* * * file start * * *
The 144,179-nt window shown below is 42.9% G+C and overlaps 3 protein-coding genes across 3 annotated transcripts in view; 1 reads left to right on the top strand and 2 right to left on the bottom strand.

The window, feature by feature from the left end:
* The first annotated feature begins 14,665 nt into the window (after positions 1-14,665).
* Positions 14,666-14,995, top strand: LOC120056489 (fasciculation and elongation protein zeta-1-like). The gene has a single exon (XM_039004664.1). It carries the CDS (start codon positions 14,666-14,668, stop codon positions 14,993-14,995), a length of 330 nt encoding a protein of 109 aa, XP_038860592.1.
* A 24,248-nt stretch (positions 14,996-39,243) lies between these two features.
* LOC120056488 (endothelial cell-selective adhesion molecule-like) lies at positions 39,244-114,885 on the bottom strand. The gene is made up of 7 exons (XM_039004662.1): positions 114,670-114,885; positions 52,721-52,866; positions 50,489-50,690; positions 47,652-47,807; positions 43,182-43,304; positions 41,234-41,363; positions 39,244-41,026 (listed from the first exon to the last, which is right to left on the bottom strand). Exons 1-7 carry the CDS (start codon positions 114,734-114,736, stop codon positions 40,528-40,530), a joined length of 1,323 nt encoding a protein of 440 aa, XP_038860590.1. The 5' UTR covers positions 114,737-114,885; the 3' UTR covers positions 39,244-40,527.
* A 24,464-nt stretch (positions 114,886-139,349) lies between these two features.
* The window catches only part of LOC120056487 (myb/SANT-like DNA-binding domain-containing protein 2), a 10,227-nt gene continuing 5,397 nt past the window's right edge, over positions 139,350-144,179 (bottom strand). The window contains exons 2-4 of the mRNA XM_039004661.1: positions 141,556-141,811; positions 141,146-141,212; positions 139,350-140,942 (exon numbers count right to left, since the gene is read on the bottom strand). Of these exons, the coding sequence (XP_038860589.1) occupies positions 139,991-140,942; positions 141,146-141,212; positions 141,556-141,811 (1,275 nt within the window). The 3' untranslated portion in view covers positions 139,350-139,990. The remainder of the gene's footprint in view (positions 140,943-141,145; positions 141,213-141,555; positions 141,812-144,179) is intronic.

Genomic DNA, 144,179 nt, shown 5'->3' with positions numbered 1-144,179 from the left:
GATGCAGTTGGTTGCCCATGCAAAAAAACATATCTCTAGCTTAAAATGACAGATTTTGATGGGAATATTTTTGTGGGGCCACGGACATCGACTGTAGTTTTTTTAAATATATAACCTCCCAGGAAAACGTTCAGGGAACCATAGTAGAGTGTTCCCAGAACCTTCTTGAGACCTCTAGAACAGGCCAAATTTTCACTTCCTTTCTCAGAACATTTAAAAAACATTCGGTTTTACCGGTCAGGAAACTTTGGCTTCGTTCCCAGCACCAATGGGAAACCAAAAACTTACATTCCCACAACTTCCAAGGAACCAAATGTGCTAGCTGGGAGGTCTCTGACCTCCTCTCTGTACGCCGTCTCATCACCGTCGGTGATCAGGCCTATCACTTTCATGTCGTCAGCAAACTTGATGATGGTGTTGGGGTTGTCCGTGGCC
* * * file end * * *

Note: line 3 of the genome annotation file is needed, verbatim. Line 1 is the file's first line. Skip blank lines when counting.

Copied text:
* The first annotated feature begins 14,665 nt into the window (after positions 1-14,665).